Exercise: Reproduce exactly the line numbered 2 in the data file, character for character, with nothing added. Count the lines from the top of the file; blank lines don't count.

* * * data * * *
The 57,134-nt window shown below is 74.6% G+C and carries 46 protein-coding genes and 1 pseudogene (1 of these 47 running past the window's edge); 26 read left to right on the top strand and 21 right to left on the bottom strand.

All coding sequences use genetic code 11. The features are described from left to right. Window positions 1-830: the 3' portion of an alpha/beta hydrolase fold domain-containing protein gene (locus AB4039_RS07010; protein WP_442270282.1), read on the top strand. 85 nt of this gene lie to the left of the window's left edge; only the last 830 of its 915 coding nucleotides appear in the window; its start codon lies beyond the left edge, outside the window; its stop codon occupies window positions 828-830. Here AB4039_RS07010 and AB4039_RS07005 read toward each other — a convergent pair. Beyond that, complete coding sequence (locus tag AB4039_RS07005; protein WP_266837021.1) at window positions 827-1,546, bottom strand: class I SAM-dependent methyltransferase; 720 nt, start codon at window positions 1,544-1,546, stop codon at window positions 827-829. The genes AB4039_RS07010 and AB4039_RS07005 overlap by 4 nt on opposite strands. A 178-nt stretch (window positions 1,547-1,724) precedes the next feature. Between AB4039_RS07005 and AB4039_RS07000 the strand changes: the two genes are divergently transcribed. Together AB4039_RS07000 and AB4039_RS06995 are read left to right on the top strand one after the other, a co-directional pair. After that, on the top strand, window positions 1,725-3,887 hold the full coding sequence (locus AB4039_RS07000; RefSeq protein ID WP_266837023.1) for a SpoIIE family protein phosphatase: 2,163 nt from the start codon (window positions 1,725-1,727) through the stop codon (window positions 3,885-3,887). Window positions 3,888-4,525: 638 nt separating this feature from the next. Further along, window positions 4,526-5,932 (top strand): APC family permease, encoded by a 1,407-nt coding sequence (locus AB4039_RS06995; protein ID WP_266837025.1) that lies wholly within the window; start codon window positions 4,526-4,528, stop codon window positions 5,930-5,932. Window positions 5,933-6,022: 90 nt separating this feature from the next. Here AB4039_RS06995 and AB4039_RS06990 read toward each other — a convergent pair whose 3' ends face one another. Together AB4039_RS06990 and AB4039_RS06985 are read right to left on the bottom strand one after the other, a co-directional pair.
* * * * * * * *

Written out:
All coding sequences use genetic code 11. The features are described from left to right. Window positions 1-830: the 3' portion of an alpha/beta hydrolase fold domain-containing protein gene (locus AB4039_RS07010; protein WP_442270282.1), read on the top strand. 85 nt of this gene lie to the left of the window's left edge; only the last 830 of its 915 coding nucleotides appear in the window; its start codon lies beyond the left edge, outside the window; its stop codon occupies window positions 828-830. Here AB4039_RS07010 and AB4039_RS07005 read toward each other — a convergent pair. Beyond that, complete coding sequence (locus tag AB4039_RS07005; protein WP_266837021.1) at window positions 827-1,546, bottom strand: class I SAM-dependent methyltransferase; 720 nt, start codon at window positions 1,544-1,546, stop codon at window positions 827-829. The genes AB4039_RS07010 and AB4039_RS07005 overlap by 4 nt on opposite strands. A 178-nt stretch (window positions 1,547-1,724) precedes the next feature. Between AB4039_RS07005 and AB4039_RS07000 the strand changes: the two genes are divergently transcribed. Together AB4039_RS07000 and AB4039_RS06995 are read left to right on the top strand one after the other, a co-directional pair. After that, on the top strand, window positions 1,725-3,887 hold the full coding sequence (locus AB4039_RS07000; RefSeq protein ID WP_266837023.1) for a SpoIIE family protein phosphatase: 2,163 nt from the start codon (window positions 1,725-1,727) through the stop codon (window positions 3,885-3,887). Window positions 3,888-4,525: 638 nt separating this feature from the next. Further along, window positions 4,526-5,932 (top strand): APC family permease, encoded by a 1,407-nt coding sequence (locus AB4039_RS06995; protein ID WP_266837025.1) that lies wholly within the window; start codon window positions 4,526-4,528, stop codon window positions 5,930-5,932. Window positions 5,933-6,022: 90 nt separating this feature from the next. Here AB4039_RS06995 and AB4039_RS06990 read toward each other — a convergent pair whose 3' ends face one another. Together AB4039_RS06990 and AB4039_RS06985 are read right to left on the bottom strand one after the other, a co-directional pair.